Biological and chemical assessment of zinc ageing in field soils
Donner, E., Broos, K., Heemsbergen, D., Warne, M. S. J., McLaughlin, M.J., Hodson, M. E. and Nortcliff, S. (2010) Biological and chemical assessment of zinc ageing in field soils. Environmental Pollution, 158 (1). pp. 339-345. ISSN 0269-7491
To link to this article DOI: 10.1016/j.envpol.2009.06.034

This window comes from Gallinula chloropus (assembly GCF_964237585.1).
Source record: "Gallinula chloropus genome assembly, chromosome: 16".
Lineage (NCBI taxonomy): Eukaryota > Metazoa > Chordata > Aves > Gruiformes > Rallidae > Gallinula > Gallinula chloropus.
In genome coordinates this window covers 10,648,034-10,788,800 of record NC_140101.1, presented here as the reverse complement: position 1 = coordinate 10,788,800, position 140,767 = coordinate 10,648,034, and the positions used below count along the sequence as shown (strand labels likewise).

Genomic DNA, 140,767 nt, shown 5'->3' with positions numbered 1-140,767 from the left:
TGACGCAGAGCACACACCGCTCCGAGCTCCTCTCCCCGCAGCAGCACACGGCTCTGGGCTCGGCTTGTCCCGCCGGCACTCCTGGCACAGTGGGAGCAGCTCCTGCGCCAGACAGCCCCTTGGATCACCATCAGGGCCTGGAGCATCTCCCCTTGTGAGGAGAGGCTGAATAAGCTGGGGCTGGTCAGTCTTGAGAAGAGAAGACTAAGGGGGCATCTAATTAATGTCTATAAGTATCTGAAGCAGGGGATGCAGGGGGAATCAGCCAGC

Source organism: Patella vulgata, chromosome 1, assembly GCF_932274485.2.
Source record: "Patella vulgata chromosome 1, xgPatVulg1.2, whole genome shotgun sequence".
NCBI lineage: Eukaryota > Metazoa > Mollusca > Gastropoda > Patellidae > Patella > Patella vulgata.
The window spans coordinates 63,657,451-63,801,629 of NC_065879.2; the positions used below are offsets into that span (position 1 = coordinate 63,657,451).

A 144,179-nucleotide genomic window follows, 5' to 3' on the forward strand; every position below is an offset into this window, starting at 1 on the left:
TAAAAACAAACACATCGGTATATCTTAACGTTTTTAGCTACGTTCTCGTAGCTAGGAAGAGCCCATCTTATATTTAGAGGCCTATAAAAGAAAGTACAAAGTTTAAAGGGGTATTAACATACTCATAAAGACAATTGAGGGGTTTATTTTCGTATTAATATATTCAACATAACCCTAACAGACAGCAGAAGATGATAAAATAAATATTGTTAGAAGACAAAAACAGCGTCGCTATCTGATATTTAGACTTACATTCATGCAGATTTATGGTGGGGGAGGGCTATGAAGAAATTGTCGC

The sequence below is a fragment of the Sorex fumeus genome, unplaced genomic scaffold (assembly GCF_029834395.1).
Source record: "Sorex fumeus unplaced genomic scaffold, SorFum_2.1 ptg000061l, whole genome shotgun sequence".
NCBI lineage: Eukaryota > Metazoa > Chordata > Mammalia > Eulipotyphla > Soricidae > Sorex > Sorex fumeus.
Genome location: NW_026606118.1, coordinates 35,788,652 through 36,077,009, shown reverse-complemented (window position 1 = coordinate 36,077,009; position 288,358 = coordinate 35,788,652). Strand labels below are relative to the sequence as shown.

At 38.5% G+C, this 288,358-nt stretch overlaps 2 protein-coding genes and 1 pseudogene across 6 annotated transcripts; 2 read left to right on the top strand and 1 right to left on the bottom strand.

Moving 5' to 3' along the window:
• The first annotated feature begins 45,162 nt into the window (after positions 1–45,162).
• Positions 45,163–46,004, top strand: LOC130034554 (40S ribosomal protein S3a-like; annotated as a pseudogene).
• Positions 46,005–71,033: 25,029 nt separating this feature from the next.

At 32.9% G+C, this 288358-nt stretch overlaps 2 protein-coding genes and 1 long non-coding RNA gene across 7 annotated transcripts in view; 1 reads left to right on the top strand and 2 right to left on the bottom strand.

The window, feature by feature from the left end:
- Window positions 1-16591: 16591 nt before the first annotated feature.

As zinc (Zn) is both an essential trace element and potential toxicant, the effects of Zn fixation in soil are of practical significance. Soil samples from four field sites amended with ZnSO4 were used to investigate ageing of soluble Zn under field conditions over a 2-year period. Lability of Zn measured using 65Zn radioisotope dilution showed a significant decrease over time and hence evidence of Zn fixation in three of the four soils. However, 0.01 M CaCl2 extractions and toxicity measurements using a genetically modified lux-marked bacterial biosensor did not indicate a decrease in soluble/bioavailable Zn over time. This was attributed to the strong regulatory effect of abiotic properties such as pH on these latter measurements. These results also showed that Zn ageing occurred immediately after Zn spiking, emphasising the need to incubate freshly spiked soils before ecotoxicity assessments. Ageing effects were detected in Zn-amended field soils using 65Zn isotopic dilution as a measure of lability, but not with either CaCl2 extractions or a lux-marked bacterial biosensor.
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